By Andreas Kuersten
Icebreakers ply polar waters, smashing open sea lanes with their heavily armored bows. Yet in addition to being equipped to do battle with the elements, should they be outfitted to take on enemy forces? Admiral Paul Zukunft, Commandant of the U.S. Coast Guard (USCG), believes that they should. “We need to look differently … at what an icebreaker does,” he said at a recent hearing before the House Appropriations Subcommittee, “We need to reserve space, weight, and power if we need to strap a cruise missile package on it.”
However, adding a military dimension to U.S. icebreaker operations entails great cost and a diversion of resources from the other important missions that these vessels take on, and must be justified. In determining whether it is, there are three important considerations: (1) the threat environment necessitating such action; (2) the unique role armed icebreakers are needed to fill; and (3) the administrative challenges inherent in the procurement and operation of these ships.
The proposition for armed icebreakers rests on a certain appreciation of Arctic geopolitics. Admiral Zukunft believes that, as the Arctic melts, U.S. interests and claims will be contested, and has called out Russia and China specifically as likely challengers. A large number of pundits and policymakers are similarly of the opinion that the opening Arctic will be the next great confrontation point between great powers as they vie for territory and resources. Russia, in particular, is consistently mentioned as a source of concern. Representative Dutch Ruppersberger (D-Md) has expressed his fear that, “[i]f [they] remain unchecked, the Russians will extend their sphere of influence to over 5 million square miles of Arctic ice and water.” In turn, Representative Duncan Hunter (R-Ca) has put forth that “[t]he Cold War might be over, but the U.S. and Russia are once again in direct competition in the race to gain access to the Arctic and project force from the polar region.”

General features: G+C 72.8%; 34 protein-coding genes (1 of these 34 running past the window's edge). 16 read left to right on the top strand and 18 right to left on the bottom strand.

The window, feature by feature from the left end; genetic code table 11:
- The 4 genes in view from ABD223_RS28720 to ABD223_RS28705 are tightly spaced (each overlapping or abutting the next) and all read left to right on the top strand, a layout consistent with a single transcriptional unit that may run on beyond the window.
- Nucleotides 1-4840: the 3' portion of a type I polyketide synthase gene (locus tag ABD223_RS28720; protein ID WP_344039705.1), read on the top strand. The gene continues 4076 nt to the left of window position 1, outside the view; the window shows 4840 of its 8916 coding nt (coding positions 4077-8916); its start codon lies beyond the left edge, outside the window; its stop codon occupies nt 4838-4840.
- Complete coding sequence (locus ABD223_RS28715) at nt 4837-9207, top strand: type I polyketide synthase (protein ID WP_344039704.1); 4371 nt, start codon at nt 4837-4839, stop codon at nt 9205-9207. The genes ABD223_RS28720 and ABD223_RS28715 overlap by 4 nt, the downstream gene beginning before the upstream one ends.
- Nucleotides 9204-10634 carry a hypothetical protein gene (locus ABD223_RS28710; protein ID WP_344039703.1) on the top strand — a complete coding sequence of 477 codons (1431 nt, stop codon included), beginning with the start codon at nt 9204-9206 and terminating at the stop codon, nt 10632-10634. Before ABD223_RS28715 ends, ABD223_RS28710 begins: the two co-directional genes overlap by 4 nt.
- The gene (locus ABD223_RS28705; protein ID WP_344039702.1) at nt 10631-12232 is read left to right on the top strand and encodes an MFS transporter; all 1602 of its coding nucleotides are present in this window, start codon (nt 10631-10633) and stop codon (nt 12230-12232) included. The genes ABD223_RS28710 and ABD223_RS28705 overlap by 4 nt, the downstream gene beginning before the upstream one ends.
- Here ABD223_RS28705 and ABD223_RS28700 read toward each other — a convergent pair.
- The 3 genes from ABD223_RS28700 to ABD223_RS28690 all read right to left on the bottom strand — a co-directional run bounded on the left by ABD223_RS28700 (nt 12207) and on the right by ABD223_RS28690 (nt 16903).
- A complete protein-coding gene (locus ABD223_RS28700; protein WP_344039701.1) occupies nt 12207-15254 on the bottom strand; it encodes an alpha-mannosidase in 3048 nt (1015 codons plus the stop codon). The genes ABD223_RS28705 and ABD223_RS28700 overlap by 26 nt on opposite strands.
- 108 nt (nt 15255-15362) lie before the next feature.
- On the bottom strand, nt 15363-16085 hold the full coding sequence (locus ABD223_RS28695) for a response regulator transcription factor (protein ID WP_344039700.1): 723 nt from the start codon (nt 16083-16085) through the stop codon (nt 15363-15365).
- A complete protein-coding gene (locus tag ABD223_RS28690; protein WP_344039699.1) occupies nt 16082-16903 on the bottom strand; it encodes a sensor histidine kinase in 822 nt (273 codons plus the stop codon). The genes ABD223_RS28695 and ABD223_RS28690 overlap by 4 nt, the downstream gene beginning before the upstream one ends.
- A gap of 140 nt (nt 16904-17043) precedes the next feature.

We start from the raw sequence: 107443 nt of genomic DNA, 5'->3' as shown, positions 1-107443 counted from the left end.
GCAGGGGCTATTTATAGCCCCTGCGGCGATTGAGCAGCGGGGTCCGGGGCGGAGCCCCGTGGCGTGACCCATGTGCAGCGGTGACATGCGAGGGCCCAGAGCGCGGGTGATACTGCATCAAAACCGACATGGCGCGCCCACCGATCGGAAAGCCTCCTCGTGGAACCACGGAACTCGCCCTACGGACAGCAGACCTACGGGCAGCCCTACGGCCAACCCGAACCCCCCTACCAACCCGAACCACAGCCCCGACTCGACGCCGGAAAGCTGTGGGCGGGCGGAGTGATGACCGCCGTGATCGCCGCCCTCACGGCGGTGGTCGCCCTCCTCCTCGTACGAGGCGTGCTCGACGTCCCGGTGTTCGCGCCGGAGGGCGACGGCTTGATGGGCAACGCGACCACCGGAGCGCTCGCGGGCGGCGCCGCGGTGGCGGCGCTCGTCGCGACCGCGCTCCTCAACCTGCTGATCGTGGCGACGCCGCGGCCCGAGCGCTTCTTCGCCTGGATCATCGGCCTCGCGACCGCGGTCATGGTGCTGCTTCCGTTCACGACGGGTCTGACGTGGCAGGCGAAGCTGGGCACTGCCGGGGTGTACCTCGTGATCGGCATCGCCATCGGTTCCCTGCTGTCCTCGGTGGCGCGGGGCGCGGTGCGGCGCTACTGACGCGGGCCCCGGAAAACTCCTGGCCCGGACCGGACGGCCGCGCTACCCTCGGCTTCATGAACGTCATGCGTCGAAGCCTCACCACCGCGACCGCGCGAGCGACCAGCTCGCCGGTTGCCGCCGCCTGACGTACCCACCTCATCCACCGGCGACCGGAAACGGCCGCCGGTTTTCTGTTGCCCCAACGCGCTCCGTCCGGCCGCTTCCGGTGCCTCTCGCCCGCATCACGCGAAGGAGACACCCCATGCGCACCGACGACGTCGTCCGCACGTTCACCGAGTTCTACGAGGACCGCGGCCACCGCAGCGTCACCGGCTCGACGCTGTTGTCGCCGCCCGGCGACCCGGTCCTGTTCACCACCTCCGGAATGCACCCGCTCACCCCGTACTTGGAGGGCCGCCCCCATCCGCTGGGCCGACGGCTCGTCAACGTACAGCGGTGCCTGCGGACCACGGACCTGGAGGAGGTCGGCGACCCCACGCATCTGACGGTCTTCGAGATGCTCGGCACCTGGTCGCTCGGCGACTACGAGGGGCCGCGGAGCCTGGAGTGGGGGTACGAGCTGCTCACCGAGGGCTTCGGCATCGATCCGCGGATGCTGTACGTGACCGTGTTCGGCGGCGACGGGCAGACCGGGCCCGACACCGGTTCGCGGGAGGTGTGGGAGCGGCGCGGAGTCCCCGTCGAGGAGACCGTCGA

This view of the Arctic, however, is hardly supported by the reality of northern relations. The Arctic is not the Wild West. Well established institutions like the Arctic Council, along with newer ones like the Arctic Coast Guard Forum, function as avenues by which Arctic states realize their broad common interests in the region, and as forums where these states reinforce, by way of statements and practice, their commitment to international law and the peaceful resolution of disputes. In fact, since the waning years of the Cold War, the region has been a place of exceptional cooperation between ostensibly hostile powers—first the United States and the Soviet Union, now the United States and Russia.
Picture: DanNav (Own work) [CC BY 3.0 (http://creativecommons.org/licenses/by/3.0)%5D, via Wikimedia Commons